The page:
Bengal Bouts boxing tournament raises funds for Holy Cross Missions in Bangladesh
Sunday marked the 86th Bengal Bouts at the University of Notre Dame, an annual boxing tournament that raises money for the Holy Cross Missions in Bangladesh.
“I went and took a look at it a few minutes ago. It’s big time. It gets the butterflies going for sure. I’m excited,” says Michael Kappaz, a junior boxer at Notre Dame.
Just moments before Michael Kappaz took to the ring in his first Bengal Bouts final, he reflected on what makes this tournament so unique.
“You know, I’m good friends with the guy I’m about to fight. We’ve sparred a couple times, we workout together, we train together. It’s definitely a different feeling than going in the ring against someone you just don’t know. It’s a cool experience,” says Kappaz.
His opponent? Fellow boxer and friend Atticus Coscia
“He’s a great kid. It’s going to be a great fight,” says Coscia.
Both Coscia and Kappaz are hoping to take home one of these jackets, like 2015 champion and alumni Pete McGinley, who relishes in the real reason the tournament exists.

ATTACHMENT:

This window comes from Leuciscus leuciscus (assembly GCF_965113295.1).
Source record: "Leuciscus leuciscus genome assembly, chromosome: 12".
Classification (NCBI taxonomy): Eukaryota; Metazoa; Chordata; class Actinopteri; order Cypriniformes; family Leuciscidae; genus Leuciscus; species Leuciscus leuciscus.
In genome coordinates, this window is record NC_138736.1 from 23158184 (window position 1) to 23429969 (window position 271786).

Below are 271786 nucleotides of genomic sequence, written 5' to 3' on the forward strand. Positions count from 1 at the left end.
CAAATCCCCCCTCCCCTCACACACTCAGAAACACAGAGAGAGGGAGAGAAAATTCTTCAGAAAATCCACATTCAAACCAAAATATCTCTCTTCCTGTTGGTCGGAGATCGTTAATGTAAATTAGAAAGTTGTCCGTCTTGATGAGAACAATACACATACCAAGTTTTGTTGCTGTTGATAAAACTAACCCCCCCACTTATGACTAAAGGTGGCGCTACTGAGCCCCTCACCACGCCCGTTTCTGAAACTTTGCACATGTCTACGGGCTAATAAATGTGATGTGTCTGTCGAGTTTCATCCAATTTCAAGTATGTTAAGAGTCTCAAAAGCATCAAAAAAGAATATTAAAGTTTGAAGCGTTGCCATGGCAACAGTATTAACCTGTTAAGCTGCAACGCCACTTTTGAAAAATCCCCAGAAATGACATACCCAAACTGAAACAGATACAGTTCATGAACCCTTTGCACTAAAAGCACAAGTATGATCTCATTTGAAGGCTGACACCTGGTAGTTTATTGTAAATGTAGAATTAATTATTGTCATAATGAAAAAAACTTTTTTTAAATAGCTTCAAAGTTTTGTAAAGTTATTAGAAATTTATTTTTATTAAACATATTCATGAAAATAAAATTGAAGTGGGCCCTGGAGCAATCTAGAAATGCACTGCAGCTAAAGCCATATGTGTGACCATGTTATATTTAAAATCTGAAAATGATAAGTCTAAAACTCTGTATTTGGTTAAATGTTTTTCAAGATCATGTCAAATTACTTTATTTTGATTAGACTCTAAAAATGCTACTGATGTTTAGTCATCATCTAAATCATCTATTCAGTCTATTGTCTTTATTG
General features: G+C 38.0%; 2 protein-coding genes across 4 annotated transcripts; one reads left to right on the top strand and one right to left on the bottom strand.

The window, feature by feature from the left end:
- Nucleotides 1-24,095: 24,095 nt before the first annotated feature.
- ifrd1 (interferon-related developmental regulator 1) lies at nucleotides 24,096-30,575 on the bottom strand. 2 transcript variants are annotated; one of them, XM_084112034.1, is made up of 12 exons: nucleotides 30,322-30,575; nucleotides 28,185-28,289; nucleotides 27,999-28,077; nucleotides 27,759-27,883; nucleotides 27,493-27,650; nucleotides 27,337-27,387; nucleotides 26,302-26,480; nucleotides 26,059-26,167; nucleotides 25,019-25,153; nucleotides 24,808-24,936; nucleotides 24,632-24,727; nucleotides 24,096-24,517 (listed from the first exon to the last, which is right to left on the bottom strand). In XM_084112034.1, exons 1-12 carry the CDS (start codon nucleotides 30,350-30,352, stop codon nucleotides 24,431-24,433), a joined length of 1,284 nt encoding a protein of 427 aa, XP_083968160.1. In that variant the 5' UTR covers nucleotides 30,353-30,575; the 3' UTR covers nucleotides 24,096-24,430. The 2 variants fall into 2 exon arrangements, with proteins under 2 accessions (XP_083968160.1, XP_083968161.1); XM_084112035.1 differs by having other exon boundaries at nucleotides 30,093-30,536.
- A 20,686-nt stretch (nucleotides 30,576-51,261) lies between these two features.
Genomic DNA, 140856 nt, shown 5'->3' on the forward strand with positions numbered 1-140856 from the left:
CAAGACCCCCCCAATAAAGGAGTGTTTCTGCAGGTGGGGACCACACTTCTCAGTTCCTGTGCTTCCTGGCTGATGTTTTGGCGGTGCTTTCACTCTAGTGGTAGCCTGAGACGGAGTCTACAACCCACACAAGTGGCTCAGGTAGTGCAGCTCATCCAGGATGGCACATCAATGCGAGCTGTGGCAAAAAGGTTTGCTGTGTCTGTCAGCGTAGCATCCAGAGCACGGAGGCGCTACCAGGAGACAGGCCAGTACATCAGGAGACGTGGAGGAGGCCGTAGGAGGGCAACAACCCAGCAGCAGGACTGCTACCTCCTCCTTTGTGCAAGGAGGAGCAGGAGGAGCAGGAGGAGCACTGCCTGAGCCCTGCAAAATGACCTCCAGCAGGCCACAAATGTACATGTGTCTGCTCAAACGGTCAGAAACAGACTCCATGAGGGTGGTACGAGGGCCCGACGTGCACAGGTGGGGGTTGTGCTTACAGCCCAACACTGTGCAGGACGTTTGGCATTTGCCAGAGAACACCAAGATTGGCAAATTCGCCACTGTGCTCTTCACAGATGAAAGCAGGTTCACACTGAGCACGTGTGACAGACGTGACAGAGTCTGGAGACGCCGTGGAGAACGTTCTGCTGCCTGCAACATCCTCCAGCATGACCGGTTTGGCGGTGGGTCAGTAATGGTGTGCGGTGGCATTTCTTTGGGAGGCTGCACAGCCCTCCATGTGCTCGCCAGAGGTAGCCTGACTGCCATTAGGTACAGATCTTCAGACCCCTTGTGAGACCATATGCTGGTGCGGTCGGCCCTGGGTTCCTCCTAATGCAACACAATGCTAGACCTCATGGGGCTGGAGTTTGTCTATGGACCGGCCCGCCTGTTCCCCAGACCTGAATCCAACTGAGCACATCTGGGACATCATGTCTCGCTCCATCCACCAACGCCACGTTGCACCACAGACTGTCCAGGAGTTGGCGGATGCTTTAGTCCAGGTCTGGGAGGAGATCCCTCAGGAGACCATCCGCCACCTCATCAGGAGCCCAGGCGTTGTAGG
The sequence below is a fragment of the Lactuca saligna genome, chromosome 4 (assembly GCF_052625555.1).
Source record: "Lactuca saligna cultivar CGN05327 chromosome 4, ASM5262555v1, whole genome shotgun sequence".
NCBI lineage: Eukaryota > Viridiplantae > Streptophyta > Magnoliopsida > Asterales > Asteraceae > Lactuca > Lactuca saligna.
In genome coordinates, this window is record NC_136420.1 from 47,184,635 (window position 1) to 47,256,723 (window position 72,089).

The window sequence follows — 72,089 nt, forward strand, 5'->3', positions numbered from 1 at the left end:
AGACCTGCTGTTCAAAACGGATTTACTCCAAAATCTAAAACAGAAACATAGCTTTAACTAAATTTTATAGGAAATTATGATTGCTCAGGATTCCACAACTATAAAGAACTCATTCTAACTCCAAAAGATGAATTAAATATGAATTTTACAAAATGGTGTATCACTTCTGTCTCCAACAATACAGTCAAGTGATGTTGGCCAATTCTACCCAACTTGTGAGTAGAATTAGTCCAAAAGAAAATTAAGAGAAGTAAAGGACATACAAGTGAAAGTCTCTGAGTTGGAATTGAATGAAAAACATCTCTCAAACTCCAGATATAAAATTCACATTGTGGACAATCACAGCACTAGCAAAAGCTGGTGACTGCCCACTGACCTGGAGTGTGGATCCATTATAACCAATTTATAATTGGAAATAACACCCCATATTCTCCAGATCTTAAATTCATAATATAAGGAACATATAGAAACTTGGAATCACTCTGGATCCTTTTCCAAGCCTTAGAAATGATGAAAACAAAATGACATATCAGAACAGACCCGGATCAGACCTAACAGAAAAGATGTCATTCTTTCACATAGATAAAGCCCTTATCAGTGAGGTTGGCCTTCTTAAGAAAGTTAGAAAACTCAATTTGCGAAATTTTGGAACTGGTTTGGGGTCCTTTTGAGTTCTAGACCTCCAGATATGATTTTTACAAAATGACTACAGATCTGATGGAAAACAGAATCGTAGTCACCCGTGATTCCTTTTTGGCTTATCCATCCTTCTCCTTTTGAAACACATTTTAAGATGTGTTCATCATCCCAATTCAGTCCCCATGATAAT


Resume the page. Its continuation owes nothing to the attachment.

“It’s a great workout and all that stuff, but it really has the underlying missions is what keeps people coming back. Making the sacrifices that we make to be a part of it,” says McGinley.
McGinley was fortunate to go to Bangladesh and see firsthand how the money the tournament raises helps those in need.
“This push up, this sit up, this extra dollar that we’re raising, I know exactly what it’s for, where it’s going. Everything changed for me,” says McGinley.
Father Brian Daly is a coach with Notre Dame boxing and has seen firsthand for over a decade how every dollar is used.
“They run high school, hospitals and health care centers. It’s mainly serving catholic population, but other people.”
In the ring, fighting for themselves and for people in need halfway around the world.
And for Michael Kappaz, victory is very sweet, on multiple fronts.
“Little amounts of money can do so much so it really does make a difference and it's good having that in the back of your head knowing that what you’re doing is for the greater good. It gives you more motivation to do well and raise some more money,” says Kappaz.